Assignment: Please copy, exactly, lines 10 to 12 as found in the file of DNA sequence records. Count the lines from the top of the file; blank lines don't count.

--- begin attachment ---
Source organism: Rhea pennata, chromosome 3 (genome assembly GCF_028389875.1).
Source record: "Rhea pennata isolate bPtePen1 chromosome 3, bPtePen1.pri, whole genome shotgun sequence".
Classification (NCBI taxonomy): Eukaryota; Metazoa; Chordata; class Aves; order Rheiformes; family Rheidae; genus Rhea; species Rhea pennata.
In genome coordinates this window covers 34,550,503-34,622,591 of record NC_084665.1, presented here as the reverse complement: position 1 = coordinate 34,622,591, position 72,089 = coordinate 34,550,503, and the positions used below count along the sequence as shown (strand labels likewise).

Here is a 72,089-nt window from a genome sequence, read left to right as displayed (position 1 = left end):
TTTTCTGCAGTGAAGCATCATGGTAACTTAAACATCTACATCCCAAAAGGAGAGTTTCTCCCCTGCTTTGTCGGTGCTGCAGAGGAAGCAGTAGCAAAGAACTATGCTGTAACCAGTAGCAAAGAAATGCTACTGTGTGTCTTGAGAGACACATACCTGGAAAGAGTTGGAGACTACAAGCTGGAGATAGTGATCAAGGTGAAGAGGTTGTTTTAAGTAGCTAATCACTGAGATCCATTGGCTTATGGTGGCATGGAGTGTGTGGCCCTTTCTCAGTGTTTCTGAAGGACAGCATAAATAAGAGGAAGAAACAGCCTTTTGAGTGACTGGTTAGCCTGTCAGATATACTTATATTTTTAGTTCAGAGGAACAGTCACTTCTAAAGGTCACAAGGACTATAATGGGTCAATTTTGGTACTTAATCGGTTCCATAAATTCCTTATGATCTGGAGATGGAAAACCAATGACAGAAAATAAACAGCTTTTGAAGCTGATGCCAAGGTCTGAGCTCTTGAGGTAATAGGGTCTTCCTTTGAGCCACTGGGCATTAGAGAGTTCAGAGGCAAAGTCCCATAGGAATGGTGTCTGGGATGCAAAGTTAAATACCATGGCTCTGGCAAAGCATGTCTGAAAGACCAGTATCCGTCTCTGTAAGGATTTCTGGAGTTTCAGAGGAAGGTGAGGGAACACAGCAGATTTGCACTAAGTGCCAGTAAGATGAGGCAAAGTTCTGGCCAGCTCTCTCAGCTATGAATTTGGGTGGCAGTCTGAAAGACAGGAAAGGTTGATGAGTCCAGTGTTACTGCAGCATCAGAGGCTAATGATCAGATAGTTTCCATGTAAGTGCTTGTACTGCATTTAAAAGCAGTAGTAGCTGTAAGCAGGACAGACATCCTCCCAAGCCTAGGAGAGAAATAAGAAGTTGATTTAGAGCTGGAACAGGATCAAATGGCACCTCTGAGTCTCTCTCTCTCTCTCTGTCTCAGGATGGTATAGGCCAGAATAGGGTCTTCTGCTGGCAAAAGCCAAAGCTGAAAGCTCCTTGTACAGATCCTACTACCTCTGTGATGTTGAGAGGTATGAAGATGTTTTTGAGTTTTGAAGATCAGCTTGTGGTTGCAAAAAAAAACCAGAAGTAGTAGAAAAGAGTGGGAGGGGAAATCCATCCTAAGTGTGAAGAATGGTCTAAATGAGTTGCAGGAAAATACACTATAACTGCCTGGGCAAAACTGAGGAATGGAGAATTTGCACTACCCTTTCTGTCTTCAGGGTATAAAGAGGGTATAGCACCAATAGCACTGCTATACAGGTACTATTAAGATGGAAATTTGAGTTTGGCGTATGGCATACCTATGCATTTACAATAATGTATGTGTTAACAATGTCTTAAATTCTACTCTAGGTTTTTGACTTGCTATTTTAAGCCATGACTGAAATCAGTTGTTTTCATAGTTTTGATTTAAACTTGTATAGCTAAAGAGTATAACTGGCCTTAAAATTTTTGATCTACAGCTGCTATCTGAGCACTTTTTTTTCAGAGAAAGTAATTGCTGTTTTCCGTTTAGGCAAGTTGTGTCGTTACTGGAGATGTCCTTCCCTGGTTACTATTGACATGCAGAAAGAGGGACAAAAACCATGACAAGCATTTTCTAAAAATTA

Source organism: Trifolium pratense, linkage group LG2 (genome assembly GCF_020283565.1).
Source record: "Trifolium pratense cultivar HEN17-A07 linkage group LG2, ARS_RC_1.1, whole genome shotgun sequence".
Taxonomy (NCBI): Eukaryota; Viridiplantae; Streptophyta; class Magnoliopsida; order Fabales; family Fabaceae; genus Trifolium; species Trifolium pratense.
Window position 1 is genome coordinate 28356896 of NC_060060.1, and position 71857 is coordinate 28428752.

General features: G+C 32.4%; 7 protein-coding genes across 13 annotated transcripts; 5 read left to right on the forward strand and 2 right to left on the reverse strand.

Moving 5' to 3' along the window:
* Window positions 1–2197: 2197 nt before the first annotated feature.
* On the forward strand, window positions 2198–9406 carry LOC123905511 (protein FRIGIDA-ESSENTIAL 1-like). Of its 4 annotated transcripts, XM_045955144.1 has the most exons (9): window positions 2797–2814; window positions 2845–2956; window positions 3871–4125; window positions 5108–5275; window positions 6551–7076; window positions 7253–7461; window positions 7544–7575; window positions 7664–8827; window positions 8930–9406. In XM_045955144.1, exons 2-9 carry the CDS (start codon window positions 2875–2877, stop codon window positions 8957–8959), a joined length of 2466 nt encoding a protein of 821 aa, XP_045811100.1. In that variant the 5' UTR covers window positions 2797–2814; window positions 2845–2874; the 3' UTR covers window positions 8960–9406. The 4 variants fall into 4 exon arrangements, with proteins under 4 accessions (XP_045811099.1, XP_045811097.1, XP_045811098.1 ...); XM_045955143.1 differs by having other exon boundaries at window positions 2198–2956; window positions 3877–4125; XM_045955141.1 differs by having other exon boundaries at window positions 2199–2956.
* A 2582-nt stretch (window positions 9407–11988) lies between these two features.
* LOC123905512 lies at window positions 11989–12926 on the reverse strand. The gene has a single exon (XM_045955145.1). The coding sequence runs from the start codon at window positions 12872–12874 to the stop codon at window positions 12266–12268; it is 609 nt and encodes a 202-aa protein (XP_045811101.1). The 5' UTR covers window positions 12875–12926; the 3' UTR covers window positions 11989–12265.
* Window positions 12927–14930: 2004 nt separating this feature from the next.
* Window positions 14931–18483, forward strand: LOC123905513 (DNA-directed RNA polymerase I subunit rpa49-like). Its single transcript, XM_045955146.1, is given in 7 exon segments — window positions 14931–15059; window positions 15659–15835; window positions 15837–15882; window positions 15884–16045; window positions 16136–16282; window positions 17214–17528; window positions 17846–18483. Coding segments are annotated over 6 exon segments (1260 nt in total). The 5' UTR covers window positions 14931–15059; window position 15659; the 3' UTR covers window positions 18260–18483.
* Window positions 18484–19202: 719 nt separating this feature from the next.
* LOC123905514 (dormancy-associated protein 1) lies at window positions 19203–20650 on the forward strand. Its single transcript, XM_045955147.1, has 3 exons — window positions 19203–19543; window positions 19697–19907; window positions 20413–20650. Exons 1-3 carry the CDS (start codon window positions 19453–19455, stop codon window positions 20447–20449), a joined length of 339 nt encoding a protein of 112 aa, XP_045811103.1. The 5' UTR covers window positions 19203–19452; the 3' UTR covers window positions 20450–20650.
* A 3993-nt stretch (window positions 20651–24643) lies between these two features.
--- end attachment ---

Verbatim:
Window position 1 is genome coordinate 28356896 of NC_060060.1, and position 71857 is coordinate 28428752.

General features: G+C 32.4%; 7 protein-coding genes across 13 annotated transcripts; 5 read left to right on the forward strand and 2 right to left on the reverse strand.

Moving 5' to 3' along the window: